A Song Can Be About Anything: An Interview with Dan Wilson
In 2014, former Semisonic frontman and "Someone Like You" scribe Dan Wilson released a solo album, re-released his pre-Semisonic band Trip Shakespeare's albums, and challenged his fans about the fact that a song, in fact, can be about anything.
On his most recent solo album, Love Without Fear, Grammy Award-winning singer/songwriter/producer Dan Wilson offers up some of the best and most reflective music of his 25-year career. Inflecting his Beatles-esque pop sensibilities with a rootsy Americana, Wilson imbues his lovelorn songs of loneliness with an atmosphere of delicacy and youthfulness.
Yet even with that, he still retains his wit. On "A Song Can Be About Anything", Wilson seems to be trying to convince himself of the title, rattling off a list of potential song topics: the second grade, the TV news, peace, war, the discontents of fame, or obscurity. Each time he tries to make this list, he gets sidetracked, caught up in what his mind is really on: unrequited love. Try as he may, it's all he can write about. It seems a song can't be about anything. "That song is a funny one because it really does double back on itself," he tells PopMatters. "It's really just a sad song, it's hard to know just really what the title is about."
Wilson himself feels he's limited in his songwriting as well. Contrasting the third-person, character-based songwriting of his brother Matt Wilson when the two were in the band Trip Shakespeare, Dan Wilson only writes what's personal to him. "I don't think I wrote any songs about the third-person, or 'A Guy Who...'. It was always about stuff that I was experiencing or going through with particular people in my life." Not that he feels that one way of writing a song is more valid than another, though. He claims that, "I'm not very good at fanciful creation of a character, which is a very legitimate way of writing a song. My brother Matt did a bunch of them that were great and so did Bruce Springteen." In the end, he feels that "your song can be about anything, but mine aren't gonna be about any old thing."
Wilson's fascination with music came at an early age. He took classical and jazz piano lessons throughout his youth, but his fondest memories center around the radio. "I very vividly remember hearing the song 'I Want to Hold Your Hand' on the radio. I remember just being completely transfixed by it. One interesting thing about it is that my parents had been listening to Sgt. Pepper's Lonely Hearts Club Band for several years at this point, but I don't know if I even connected the two sounds to one another. I remember being really locked in my place by that song."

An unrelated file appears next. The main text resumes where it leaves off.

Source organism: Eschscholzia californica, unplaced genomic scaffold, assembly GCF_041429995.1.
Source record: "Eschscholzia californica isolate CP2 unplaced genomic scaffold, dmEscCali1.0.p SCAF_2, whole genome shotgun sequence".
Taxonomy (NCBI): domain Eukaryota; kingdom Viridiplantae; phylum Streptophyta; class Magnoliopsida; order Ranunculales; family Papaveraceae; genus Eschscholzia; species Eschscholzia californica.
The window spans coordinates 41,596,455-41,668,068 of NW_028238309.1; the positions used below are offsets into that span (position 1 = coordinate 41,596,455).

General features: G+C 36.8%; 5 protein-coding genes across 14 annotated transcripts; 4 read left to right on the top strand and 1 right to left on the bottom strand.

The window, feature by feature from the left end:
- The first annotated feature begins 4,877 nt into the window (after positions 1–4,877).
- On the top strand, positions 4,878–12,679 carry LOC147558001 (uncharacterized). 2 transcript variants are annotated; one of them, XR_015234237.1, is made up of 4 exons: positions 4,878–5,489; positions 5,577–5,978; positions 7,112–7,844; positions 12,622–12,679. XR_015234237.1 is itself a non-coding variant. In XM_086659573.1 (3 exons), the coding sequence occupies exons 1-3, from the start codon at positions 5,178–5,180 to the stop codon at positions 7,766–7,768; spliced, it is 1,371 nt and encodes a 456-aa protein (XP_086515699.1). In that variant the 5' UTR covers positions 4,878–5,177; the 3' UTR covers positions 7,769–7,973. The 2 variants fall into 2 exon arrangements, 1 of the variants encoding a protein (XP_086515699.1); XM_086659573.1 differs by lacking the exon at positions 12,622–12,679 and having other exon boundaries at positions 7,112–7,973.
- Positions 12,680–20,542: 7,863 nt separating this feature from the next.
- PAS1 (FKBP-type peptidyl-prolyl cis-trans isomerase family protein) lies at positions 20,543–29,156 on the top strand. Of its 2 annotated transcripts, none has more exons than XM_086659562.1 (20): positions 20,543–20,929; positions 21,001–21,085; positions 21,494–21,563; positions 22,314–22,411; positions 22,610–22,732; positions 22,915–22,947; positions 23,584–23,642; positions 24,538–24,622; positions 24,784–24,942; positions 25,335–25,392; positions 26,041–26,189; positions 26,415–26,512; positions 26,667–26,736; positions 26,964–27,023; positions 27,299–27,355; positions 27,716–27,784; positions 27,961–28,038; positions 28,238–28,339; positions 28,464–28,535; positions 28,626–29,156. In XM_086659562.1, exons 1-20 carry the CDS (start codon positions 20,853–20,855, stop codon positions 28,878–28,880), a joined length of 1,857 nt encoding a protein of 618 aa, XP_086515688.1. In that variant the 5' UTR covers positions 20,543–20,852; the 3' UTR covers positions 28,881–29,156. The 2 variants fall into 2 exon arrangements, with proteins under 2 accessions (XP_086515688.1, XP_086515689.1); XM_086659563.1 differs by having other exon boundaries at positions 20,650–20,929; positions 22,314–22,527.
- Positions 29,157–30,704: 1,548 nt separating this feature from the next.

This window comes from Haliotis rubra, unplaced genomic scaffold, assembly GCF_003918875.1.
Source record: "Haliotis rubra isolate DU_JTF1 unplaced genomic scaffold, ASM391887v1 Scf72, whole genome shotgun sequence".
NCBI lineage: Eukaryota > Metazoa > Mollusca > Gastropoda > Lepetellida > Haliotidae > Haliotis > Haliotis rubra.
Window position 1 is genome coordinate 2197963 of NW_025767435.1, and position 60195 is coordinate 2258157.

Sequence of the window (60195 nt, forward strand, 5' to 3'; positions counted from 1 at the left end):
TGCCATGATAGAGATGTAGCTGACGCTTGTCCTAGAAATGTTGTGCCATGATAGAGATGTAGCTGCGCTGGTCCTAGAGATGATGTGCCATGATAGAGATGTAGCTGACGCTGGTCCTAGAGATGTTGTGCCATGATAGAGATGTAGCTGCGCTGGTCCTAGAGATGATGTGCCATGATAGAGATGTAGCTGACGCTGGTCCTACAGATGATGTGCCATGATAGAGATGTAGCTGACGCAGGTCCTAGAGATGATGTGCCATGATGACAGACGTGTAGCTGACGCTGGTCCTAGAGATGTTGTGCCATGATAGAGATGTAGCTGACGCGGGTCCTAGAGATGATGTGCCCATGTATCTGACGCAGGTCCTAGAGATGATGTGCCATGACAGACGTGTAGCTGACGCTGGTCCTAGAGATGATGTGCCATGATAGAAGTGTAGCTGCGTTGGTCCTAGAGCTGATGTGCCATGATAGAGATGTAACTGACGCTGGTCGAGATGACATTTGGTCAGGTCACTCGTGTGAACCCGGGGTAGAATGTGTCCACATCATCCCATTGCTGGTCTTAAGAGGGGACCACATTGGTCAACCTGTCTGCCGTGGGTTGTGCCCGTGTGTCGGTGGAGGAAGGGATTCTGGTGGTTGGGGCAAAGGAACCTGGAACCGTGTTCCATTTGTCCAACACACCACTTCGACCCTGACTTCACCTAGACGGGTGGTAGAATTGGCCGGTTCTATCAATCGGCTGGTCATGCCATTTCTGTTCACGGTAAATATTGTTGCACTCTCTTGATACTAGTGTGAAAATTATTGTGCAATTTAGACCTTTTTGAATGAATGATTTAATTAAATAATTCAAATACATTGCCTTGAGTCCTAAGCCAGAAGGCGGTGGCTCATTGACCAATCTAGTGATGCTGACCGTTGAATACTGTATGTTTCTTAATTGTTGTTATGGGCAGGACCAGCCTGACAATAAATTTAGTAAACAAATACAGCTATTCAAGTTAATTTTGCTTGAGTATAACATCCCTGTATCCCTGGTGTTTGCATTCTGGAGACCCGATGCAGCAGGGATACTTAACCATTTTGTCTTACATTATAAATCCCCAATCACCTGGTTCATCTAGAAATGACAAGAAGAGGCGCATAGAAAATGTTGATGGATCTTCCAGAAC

Adolescent summers were spent with the family at their cabin in the Northwoods of Minnesota where Wilson remembers listening to the radio station KOZY, "which basically played this sort of canon of countrified pop hits from Hank Williams to Tammy Wynette." Around this time, Wilson and his brother received a guitar from their parents and started writing their first songs. "We said, 'Let's each write a song,' and we both went off to write a song and then we played them for each other. My song was about driving down the road or something like that. I can't remember Matt's exactly, but I vividly remember that it was way better than mine." This pattern, he says, continued as they grew up. After playing bass in bands throughout college at Harvard and then moving to San Francisco to pursue a career in visual art, Dan Wilson joined his younger brother's already successful band Trip Shakespeare in Minneapolis as a second guitar player.
In the band, Wilson found his role organizing and polishing Matt's ideas. "A lot of the time, I would just finish a song that was three-quarters of the way done. I was good at thinking of the one last piece that would follow naturally from the two or three pieces he had already put together." By the early '90s, Wilson had started writing his own songs that he felt confident about. "I think Matt cracked the code of song writing many years before I did. He probably wrote his first really great song when he was 22 or 23, but I was about 30 when I finally figured it out." At this point, Wilson was demoing these songs during a Trip Shakespeare hiatus with his bandmate John Munson on bass and drummer Jacob Slichter. This project would soon become Wilson's full-time band, Semisonic.